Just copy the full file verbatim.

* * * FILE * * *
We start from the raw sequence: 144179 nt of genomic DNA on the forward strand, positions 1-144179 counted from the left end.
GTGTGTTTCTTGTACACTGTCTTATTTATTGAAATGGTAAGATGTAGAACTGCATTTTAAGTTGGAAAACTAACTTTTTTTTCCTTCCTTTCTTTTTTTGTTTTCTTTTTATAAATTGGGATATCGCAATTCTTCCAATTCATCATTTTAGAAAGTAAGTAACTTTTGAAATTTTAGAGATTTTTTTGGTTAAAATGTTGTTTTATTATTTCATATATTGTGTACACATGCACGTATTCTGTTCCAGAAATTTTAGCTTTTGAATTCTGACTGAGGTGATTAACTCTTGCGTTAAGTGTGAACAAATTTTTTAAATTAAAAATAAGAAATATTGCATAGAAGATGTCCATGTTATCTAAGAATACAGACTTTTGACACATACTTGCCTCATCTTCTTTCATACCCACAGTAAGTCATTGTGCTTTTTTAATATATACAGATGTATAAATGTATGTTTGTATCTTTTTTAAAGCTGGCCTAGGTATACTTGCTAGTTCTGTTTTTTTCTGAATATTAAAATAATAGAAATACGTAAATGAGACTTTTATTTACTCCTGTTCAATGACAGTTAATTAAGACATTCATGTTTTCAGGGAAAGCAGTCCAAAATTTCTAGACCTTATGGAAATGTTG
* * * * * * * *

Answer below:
We start from the raw sequence: 144179 nt of genomic DNA on the forward strand, positions 1-144179 counted from the left end.
GTGTGTTTCTTGTACACTGTCTTATTTATTGAAATGGTAAGATGTAGAACTGCATTTTAAGTTGGAAAACTAACTTTTTTTTCCTTCCTTTCTTTTTTTGTTTTCTTTTTATAAATTGGGATATCGCAATTCTTCCAATTCATCATTTTAGAAAGTAAGTAACTTTTGAAATTTTAGAGATTTTTTTGGTTAAAATGTTGTTTTATTATTTCATATATTGTGTACACATGCACGTATTCTGTTCCAGAAATTTTAGCTTTTGAATTCTGACTGAGGTGATTAACTCTTGCGTTAAGTGTGAACAAATTTTTTAAATTAAAAATAAGAAATATTGCATAGAAGATGTCCATGTTATCTAAGAATACAGACTTTTGACACATACTTGCCTCATCTTCTTTCATACCCACAGTAAGTCATTGTGCTTTTTTAATATATACAGATGTATAAATGTATGTTTGTATCTTTTTTAAAGCTGGCCTAGGTATACTTGCTAGTTCTGTTTTTTTCTGAATATTAAAATAATAGAAATACGTAAATGAGACTTTTATTTACTCCTGTTCAATGACAGTTAATTAAGACATTCATGTTTTCAGGGAAAGCAGTCCAAAATTTCTAGACCTTATGGAAATGTTG